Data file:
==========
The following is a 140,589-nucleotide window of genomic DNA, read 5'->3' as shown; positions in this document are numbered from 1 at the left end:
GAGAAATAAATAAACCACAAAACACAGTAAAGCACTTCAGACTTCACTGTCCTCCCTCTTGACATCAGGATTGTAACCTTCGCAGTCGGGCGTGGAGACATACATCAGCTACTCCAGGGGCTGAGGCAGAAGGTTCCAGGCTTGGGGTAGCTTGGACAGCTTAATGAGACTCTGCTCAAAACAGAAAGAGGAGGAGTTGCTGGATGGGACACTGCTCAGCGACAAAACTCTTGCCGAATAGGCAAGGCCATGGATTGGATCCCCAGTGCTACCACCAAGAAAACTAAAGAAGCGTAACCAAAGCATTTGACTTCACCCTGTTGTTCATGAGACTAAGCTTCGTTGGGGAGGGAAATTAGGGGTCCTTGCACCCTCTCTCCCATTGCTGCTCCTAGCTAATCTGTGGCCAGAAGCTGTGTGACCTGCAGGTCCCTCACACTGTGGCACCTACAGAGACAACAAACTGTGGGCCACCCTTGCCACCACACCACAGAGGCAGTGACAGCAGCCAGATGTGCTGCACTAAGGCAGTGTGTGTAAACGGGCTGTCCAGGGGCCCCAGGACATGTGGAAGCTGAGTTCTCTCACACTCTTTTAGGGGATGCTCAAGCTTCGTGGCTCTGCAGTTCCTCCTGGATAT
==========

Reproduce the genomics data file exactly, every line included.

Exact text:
The following is a 140,589-nucleotide window of genomic DNA, read 5'->3' as shown; positions in this document are numbered from 1 at the left end:
GAGAAATAAATAAACCACAAAACACAGTAAAGCACTTCAGACTTCACTGTCCTCCCTCTTGACATCAGGATTGTAACCTTCGCAGTCGGGCGTGGAGACATACATCAGCTACTCCAGGGGCTGAGGCAGAAGGTTCCAGGCTTGGGGTAGCTTGGACAGCTTAATGAGACTCTGCTCAAAACAGAAAGAGGAGGAGTTGCTGGATGGGACACTGCTCAGCGACAAAACTCTTGCCGAATAGGCAAGGCCATGGATTGGATCCCCAGTGCTACCACCAAGAAAACTAAAGAAGCGTAACCAAAGCATTTGACTTCACCCTGTTGTTCATGAGACTAAGCTTCGTTGGGGAGGGAAATTAGGGGTCCTTGCACCCTCTCTCCCATTGCTGCTCCTAGCTAATCTGTGGCCAGAAGCTGTGTGACCTGCAGGTCCCTCACACTGTGGCACCTACAGAGACAACAAACTGTGGGCCACCCTTGCCACCACACCACAGAGGCAGTGACAGCAGCCAGATGTGCTGCACTAAGGCAGTGTGTGTAAACGGGCTGTCCAGGGGCCCCAGGACATGTGGAAGCTGAGTTCTCTCACACTCTTTTAGGGGATGCTCAAGCTTCGTGGCTCTGCAGTTCCTCCTGGATAT